When Three Electrons Are Not A Crowd | Chemical & Engineering News
Volume 92 Issue 43 | p. 25 | Concentrates
Issue Date: October 27, 2014

When Three Electrons Are Not A Crowd

Radical cation provides first conclusive structural evidence for a long-sought sulfur-sulfur three-electron σ bond
Department: Science & Technology
News Channels: JACS In C&EN, Materials SCENE
Keywords: radical, odd electron bond, chemical bonding
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BRICKYARD
Starting with a computer design, such as the one shown at the top, researchers designed DNA bricks that self-assemble into objects with nanoscale features, as seen in the electron micrographs.
Structure of a three-electron sigma-bond in substituted napthalenes with two sulfur atoms.
 
BRICKYARD
Starting with a computer design, such as the one shown at the top, researchers designed DNA bricks that self-assemble into objects with nanoscale features, as seen in the electron micrographs.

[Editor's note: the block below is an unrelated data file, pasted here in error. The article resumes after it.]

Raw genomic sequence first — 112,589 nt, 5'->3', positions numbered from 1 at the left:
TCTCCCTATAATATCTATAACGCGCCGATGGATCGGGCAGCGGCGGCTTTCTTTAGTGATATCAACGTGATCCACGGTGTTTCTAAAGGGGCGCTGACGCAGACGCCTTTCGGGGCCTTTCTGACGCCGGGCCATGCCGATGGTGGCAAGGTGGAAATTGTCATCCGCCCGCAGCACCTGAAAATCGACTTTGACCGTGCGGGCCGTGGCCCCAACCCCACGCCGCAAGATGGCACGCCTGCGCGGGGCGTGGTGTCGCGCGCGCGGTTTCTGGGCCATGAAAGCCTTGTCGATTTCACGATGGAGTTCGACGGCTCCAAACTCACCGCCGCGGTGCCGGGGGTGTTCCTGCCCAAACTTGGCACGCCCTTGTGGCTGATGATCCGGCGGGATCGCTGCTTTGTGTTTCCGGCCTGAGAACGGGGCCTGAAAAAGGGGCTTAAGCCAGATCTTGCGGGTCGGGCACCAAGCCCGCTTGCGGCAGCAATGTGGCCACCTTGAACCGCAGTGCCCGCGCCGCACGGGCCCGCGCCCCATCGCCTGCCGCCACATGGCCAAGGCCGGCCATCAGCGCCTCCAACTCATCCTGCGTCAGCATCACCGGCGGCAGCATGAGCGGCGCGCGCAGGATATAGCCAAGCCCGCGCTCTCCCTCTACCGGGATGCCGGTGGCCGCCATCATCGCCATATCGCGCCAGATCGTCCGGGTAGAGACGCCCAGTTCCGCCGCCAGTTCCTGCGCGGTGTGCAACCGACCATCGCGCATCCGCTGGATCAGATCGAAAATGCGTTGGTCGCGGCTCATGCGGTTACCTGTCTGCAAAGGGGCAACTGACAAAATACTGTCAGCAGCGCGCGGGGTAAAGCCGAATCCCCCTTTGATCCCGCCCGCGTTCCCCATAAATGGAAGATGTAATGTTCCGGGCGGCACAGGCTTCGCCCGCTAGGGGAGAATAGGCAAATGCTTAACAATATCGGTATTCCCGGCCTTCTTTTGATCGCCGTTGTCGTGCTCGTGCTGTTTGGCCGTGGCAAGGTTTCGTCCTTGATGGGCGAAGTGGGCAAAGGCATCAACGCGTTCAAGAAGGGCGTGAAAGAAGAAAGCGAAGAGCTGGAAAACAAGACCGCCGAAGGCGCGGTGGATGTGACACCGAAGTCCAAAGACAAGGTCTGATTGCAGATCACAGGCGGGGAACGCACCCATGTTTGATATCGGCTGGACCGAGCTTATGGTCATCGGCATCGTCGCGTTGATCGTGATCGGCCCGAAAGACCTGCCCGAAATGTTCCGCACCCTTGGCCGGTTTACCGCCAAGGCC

If a three-electron bond sounds weird, it is. The bonding picture can be thought of as a resonance between a pair of electrons on one atom and a lone electron on the partner atom—a type of radical cation. Examples involving π-delocalized electrons, for example in bonds involving sulfur atoms in heterocyclic rings, are established. But cases where the electrons largely remain localized in a σ bond between two sulfur atoms had not been pinned down until now. Xinping Wang and coworkers at Nanjing University, in China, report the first crystal structure evidence for a three-electron σ bond in substituted naphthalenes with two sulfur atoms (shown) in close proximity on adjacent rings (J. Am. Chem. Soc. 2014, DOI: 10.1021/ja507918c). Sulfur-based three-electron σ-bonded radicals are of interest because they are key intermediates in organic reactions and biochemical processes and play important roles in materials science.

 
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